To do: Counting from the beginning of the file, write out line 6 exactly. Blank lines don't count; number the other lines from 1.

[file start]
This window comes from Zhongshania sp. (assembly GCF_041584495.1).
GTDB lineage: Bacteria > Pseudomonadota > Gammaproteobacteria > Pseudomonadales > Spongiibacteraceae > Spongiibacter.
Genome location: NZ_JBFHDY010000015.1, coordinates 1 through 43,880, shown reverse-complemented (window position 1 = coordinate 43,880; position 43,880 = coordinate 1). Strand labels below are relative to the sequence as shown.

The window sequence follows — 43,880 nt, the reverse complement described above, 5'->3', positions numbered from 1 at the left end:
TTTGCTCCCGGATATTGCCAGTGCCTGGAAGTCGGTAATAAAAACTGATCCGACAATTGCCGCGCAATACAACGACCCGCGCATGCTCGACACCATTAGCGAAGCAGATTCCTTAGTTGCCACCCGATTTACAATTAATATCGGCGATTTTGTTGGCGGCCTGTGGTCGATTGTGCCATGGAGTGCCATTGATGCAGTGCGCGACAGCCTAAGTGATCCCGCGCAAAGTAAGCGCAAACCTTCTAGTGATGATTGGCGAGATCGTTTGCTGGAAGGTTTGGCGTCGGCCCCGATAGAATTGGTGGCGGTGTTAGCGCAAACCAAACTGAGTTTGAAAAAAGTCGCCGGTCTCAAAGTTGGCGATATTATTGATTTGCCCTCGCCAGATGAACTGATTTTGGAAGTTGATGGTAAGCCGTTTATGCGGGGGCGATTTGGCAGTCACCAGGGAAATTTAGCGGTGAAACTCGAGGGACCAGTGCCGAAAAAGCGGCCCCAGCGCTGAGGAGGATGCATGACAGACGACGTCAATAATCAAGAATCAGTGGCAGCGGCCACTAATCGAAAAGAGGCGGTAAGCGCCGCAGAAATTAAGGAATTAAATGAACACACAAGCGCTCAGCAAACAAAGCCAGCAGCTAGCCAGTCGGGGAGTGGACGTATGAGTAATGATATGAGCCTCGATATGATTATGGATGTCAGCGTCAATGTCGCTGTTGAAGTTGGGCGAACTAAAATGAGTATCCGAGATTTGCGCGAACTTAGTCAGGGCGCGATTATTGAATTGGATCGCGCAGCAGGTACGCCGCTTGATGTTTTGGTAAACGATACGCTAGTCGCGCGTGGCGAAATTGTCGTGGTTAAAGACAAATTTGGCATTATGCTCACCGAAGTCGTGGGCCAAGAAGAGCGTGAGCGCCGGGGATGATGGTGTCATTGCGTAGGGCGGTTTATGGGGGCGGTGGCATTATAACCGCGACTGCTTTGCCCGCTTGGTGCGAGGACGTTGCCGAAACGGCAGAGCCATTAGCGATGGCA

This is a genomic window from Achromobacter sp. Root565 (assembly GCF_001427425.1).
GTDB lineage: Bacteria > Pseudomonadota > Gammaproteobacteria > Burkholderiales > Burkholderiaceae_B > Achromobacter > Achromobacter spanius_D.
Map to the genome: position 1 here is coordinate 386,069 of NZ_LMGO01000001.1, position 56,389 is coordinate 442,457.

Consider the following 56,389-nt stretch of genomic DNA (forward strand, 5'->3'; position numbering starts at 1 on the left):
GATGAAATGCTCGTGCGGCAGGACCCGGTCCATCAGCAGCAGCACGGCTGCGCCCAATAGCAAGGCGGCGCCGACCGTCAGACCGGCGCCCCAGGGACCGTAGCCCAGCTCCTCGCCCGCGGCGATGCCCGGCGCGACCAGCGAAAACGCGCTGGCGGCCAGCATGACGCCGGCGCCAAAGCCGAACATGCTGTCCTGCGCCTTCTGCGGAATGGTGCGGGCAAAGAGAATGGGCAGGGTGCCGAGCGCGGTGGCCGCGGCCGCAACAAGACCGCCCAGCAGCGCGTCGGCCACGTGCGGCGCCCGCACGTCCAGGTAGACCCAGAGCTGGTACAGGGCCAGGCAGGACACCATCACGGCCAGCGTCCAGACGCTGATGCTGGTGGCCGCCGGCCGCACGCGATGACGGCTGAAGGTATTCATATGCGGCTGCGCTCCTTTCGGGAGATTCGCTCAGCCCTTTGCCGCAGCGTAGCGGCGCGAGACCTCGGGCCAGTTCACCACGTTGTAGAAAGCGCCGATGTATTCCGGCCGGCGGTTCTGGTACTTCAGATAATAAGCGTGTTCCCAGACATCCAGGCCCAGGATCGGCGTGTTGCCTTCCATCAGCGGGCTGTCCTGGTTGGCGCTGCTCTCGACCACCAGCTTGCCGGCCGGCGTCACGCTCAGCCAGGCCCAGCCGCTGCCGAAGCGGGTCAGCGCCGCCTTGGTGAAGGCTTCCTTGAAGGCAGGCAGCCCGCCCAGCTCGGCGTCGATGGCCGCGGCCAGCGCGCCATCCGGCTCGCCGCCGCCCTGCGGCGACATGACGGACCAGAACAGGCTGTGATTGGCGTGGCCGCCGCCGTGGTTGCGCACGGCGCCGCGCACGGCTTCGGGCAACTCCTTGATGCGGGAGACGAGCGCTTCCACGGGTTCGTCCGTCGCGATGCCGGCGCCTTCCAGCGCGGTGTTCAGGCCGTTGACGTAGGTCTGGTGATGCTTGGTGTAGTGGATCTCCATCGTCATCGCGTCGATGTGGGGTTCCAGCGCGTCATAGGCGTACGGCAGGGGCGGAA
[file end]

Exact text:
This is a genomic window from Achromobacter sp. Root565 (assembly GCF_001427425.1).